most of the central part of the city. (Completed in 1884, it was repaired two years ago and is under repair again, following an earthquake in 2010.)
|A granite version of Martin Luther King
|Martin Luther King, a granite version as Mao Tse-tung
|A side view of the 30-ft high statue
Instead, after walking through the gap, I was confronted with what looked like the missing chunk of rock, pushed forward to become the ‘stone of hope’ that King spoke of. I had to walk around the rock to see the man, and had to crane my neck when I got there. This is one tall statue — 30 feet high, compared with Jefferson and Lincoln’s 19 feet. He looks out over the water at the Jefferson Memorial, or, in the interpretation provided by the National Parks Service, towards the horizon and the future. But wherever he is looking, he doesn’t engage me, or with me.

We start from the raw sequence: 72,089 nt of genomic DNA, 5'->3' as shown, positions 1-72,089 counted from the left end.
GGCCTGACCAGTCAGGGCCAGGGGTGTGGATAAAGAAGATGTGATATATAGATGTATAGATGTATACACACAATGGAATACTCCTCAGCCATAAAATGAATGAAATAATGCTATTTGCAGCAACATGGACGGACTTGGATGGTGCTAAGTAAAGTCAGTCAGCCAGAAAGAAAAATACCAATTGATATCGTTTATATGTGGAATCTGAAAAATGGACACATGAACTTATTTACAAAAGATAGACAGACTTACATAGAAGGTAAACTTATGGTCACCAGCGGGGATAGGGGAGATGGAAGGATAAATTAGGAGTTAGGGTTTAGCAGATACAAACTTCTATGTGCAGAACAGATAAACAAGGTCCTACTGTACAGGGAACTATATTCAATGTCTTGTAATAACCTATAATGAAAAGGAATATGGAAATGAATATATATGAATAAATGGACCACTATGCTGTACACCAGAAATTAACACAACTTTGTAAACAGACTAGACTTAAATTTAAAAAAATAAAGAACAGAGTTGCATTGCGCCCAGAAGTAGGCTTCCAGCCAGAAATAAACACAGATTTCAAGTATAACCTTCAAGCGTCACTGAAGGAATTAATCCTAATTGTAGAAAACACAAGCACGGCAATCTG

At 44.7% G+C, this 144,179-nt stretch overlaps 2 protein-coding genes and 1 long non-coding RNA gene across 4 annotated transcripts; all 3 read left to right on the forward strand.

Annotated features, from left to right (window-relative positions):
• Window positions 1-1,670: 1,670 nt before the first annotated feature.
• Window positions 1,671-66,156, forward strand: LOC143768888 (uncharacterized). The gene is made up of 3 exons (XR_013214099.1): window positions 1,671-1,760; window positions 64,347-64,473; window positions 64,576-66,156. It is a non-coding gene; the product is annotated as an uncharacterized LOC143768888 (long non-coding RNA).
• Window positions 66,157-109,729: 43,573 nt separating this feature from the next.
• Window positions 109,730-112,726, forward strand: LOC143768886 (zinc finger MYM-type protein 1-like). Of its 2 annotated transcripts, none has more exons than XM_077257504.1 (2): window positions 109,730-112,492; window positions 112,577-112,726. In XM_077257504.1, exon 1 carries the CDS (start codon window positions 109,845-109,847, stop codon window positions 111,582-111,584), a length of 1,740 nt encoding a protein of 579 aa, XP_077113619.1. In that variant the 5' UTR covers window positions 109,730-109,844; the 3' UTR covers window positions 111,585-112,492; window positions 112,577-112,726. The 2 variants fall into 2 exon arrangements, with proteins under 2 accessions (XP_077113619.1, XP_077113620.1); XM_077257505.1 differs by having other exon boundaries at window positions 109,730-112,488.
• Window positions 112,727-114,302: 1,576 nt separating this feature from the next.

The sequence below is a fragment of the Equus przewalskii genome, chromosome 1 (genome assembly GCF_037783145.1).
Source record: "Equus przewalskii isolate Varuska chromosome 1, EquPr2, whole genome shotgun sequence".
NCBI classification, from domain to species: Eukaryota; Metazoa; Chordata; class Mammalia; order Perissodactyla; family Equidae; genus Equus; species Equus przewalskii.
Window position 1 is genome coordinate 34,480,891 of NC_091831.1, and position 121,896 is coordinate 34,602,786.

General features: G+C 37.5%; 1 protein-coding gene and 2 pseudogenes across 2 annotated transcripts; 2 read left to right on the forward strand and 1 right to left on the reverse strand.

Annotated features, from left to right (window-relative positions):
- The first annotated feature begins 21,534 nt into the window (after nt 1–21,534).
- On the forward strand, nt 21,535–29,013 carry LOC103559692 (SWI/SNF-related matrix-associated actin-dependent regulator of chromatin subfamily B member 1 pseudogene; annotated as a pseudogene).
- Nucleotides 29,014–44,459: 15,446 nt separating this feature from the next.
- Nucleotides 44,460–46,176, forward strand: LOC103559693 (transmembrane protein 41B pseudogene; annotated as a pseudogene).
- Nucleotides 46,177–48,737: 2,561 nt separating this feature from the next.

|The Jefferson Memorial, as seen from the King Memorial
The other memorial I saw for the first time was the Korean War Veterans Memorial. Again, my reactions were mixed. I thought the soldiers trooping through a tough juniper ground cover were quite effective. I liked their ghostly quality and their shadowy grey forms and their windblown ponchos, so suggestive of mud and nasty weather. They were too realistic for my taste but for the most part they were not depicted as heroic ideals but as real men slogging their way towards an unseen destination.
|The faces of soldiers are etched into a polished black granite wall,
reflecting visitors to the Memorial
|A waterless Pool of Remembrance,
with a sign (impossible to read in this photo)
telling people to stay out of the water.
|Pansies protect an entrance to the Department of Justice
|Robert E. Lee on his horse Traveller,
on Richmond’s Monument Avenue
So let me end with a question. To be moving, must a memorial involve movement? And does it always have to commemorate war and death?